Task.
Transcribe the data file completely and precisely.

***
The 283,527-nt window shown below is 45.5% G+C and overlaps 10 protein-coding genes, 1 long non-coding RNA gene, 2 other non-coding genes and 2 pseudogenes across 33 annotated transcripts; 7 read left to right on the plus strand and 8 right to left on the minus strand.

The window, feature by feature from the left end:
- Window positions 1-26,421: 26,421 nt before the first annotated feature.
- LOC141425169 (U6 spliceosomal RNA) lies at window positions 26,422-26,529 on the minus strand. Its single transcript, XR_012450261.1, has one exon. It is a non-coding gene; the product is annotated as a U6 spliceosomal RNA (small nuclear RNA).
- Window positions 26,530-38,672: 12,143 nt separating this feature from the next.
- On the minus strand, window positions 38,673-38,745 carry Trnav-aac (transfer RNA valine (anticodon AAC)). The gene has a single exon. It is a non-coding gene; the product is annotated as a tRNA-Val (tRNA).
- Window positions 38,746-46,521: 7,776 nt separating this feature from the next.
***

The 283,527-nt window shown below is 45.5% G+C and overlaps 10 protein-coding genes, 1 long non-coding RNA gene, 2 other non-coding genes and 2 pseudogenes across 33 annotated transcripts; 7 read left to right on the plus strand and 8 right to left on the minus strand.

The window, feature by feature from the left end:
- Window positions 1-26,421: 26,421 nt before the first annotated feature.
- LOC141425169 (U6 spliceosomal RNA) lies at window positions 26,422-26,529 on the minus strand. Its single transcript, XR_012450261.1, has one exon. It is a non-coding gene; the product is annotated as a U6 spliceosomal RNA (small nuclear RNA).
- Window positions 26,530-38,672: 12,143 nt separating this feature from the next.
- On the minus strand, window positions 38,673-38,745 carry Trnav-aac (transfer RNA valine (anticodon AAC)). The gene has a single exon. It is a non-coding gene; the product is annotated as a tRNA-Val (tRNA).
- Window positions 38,746-46,521: 7,776 nt separating this feature from the next.